Religion and politics in India
Religious inequality and discrimination targeting religious groups is a particularly important issue in many developing countries such as India. Unequal access to resources may translate into resentment and fuel conflict. Similarly, religious identity and inequality may perpetuate discrimination acting as a harbinger for future violence. Religious identity may also encourage favouritism in access and allocation of public goods reinforcing inequalities. A recent paper by Bhalotra et al. (2014) analyses how increases in the share of Muslims in India’s state legislators impacts the effective provision of health and basic education. They find that it improves overall public good provision, without any evidence of religious favouritism. This is consistent with Henderon et al. (2011) who find that Islamist parties in Indonesia are less corrupt relative to other parties.
Similar results were found by Meyersson (2014) in the context of Turkey. Municipalities with a closely elected Islamic mayor have higher rates of female participation in both education and politics relative to secular parties. These studies suggest that religious identity may act as a unifying source that can lead to both socially desirable and undesirable outcomes. This project will examine specific mechanisms that will link religious identity, conflict, political representation and public goods provision.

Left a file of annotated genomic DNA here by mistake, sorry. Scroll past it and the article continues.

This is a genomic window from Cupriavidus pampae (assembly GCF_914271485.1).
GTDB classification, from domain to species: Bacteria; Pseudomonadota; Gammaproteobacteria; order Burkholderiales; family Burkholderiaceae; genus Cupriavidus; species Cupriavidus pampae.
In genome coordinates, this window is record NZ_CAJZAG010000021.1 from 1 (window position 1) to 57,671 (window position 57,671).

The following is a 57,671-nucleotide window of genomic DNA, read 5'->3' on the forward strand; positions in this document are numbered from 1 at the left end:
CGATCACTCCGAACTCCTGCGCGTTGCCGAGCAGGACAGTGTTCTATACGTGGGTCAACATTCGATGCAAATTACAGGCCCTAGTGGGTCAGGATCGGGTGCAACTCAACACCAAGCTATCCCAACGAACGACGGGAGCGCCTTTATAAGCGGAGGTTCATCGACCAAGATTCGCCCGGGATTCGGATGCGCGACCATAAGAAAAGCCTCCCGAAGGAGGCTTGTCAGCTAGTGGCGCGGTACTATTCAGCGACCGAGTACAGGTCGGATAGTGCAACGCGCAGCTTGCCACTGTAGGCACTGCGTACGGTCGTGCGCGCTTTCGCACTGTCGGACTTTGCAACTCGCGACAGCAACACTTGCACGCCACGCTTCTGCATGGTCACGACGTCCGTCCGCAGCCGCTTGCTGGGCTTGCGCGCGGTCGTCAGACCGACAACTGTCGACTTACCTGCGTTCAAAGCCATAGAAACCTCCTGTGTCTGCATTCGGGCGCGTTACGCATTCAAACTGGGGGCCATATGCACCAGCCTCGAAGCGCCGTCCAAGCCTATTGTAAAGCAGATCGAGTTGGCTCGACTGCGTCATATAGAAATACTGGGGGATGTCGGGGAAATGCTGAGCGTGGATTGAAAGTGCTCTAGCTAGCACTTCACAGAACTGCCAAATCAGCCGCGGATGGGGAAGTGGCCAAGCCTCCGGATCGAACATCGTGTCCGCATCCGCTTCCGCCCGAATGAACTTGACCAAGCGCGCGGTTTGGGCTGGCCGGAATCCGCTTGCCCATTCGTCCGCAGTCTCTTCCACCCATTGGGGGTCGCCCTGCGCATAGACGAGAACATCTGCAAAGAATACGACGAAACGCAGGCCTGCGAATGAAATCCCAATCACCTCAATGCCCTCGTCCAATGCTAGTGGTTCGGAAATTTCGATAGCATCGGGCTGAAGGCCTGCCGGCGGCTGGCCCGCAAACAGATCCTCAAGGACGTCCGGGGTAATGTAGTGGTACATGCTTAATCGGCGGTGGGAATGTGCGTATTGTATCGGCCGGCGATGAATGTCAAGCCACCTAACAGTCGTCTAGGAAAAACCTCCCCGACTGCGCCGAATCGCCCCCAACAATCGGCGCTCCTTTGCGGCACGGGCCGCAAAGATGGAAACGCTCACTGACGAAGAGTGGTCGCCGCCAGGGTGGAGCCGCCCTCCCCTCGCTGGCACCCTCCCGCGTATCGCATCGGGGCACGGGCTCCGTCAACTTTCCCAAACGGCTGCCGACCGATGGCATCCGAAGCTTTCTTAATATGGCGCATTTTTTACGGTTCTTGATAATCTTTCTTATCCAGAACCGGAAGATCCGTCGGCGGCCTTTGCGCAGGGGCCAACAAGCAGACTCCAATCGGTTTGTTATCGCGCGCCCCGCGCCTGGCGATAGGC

This project will extend the work of Bhalotra et al. (2014) by eliciting the preferences of voters, with a focus on their policy preferences and the weight they place upon religious identity. To capture this, we plan to implement an extensive survey and lab-in-the-field experiment in Uttar Pradesh, a state with a history of religious conflict. The survey will elicit the preferences and attitudes of voters towards Hindu and Muslim politicians on a range of topics, including public good provision and managing religious tension. The experiment will examine how social norms and coordination behaviour evolve in the presence of Muslim versus Hindu leaders in areas with varying degrees of historical religious conflict.
By comparing preferences towards leaders with different religious identities, we aim to understand if some leaders, irrespective of ability, are more likely to be supported. By comparing preferences in areas with varying degrees of conflict, we aim to understand the relationship being conflict and political preferences, a possible factor that may explain entrenched religious tension.
The experimental tasks, along with the surveys, will serve to improve our understanding of voter preferences and the existence of religious discrimination directed at leaders, this is fundamental to understanding the functioning of democracy which, in turn, provides the institutional foundation for sustained growth.